“Be yourself and people will like you”

From pexel.com

I still haven’t decided the fate of this blog, but I don’t want to quit just due to inertia. If I’m going to hang it up, I want there to be an actual decision rather than one day realizing, “oh, I haven’t blogged in awhile. Oh well.” If there’s going to be an end, I want it to be definite. And I want to make that decision, one way or another.

So I had lunch with an old, good friend today. We don’t get to see each other often as our schedules rarely mesh. It’s been so long since we’ve gotten together that she actually asked me if was pregnant. =D No, not pregnant, thank you.

It was nice to see her. We used to work for the same company so she was filling me in on all of the gossip and news. We’re both cat enthusiasts so we spent a long time talking about our respective clowders. A good time was had.

But it got me thinking today – for as much as I say I have 4 friends, I really do have more than that. Sometimes life keeps us apart, but they’re still there in the background, the friendship just as strong as it’s always been. This particular friend has always been there when I needed someone – and I mean always. Sometimes she sends me random cards or candy for a holiday, or sometimes just because she saw something she thought I’d enjoy.

It was nice to see her and catch up.

Saturday I managed to stave off a major panic attack. I’m quite proud of myself for this. I was driving on the highway and all of a sudden my engine light came on, along with another light. I felt the panic rising. What was wrong? And more importantly how much was this going to cost me? We have some savings, but not a ton. I managed to hold it together and call the nearest dealership and made an appointment today. Luckily all of the issues were pretty minor – a brake sensor, a valve, the button that I push to start the car. All told under $500. Unfortunately they didn’t have the one part I needed so it had to be ordered. I go back Friday to get the last fix.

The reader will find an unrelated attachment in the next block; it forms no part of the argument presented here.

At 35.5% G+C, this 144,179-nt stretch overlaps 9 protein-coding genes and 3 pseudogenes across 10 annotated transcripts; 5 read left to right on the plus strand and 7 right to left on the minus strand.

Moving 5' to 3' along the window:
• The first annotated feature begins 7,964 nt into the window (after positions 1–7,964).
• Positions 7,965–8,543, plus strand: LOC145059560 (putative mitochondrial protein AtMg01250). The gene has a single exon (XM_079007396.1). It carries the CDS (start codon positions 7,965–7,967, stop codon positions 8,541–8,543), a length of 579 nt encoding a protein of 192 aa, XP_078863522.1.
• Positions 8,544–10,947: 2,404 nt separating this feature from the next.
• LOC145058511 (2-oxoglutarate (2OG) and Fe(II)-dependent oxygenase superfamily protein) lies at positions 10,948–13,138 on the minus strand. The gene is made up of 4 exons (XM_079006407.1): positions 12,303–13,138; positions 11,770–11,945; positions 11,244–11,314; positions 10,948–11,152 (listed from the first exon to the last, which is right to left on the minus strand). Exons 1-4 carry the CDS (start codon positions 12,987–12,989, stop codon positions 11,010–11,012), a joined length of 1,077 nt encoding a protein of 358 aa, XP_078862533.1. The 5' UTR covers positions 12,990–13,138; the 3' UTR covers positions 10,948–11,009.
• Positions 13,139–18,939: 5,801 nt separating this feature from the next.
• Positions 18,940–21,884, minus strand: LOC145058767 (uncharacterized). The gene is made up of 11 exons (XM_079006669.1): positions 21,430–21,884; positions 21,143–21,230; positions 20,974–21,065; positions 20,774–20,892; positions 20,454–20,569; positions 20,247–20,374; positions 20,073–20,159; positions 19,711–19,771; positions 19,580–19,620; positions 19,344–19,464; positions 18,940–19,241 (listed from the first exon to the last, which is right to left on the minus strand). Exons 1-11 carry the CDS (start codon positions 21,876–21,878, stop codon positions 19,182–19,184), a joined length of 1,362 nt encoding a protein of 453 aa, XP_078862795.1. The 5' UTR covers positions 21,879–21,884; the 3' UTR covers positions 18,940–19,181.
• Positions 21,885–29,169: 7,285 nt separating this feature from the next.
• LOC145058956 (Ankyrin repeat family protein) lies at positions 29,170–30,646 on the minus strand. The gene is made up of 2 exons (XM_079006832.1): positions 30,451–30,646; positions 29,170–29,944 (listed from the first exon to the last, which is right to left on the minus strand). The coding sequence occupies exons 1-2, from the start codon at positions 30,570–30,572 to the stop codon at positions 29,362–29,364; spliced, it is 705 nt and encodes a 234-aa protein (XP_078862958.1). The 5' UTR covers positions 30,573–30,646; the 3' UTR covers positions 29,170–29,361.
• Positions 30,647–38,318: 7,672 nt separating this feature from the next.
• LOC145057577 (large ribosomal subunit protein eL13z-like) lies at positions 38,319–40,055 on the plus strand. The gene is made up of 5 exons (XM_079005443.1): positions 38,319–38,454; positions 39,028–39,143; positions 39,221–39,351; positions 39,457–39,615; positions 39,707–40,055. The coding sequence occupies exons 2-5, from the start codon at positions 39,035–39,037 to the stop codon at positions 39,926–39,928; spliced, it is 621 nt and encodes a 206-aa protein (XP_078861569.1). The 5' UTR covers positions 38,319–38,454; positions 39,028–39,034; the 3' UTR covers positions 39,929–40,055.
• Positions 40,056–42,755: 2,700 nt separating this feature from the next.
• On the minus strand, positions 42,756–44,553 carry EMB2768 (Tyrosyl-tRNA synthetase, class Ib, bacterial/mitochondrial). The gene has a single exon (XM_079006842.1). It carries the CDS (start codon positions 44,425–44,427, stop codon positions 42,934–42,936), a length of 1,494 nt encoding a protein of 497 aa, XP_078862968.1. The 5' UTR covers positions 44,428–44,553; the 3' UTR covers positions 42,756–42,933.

BUT. I managed to stave off the panic attack. I kept my head and was able to think clearly. Thinking about the potential cost I managed to keep myself calm, and not slip into the depression that was lurking just around the corner. I’m so immensely proud of myself for holding it all together.

I’ve found that most people assume that something big has to happen to trigger an episode – a death, a major financial problem, a lost job, etc. But I’ve found, at least with me, that most of the time it’s something little – or a lot of something littles. I tend to manage to hold things together through the big stuff. But the little stuff that sneaks up on you? Those are the things that seem to cause the most problems. The things that you’d assume you’d be able to deal with, no problem. Stub my toe? I’m irritable for the next four days. One of the cats knocks something off of the counter and it breaks (and I mean something insignificant), I’m depressed for a week. Mike plays video games instead of doing the laundry? Uncontrollable rage (he knows I’m irritated, but doesn’t realize the rage that’s boiling inside). Seriously. My reactions to things are completely out of proportion, but most of the time these things just marinate in my brain and people don’t realize what’s actually going on, if they even have a clue in the first place. What the shit, brain?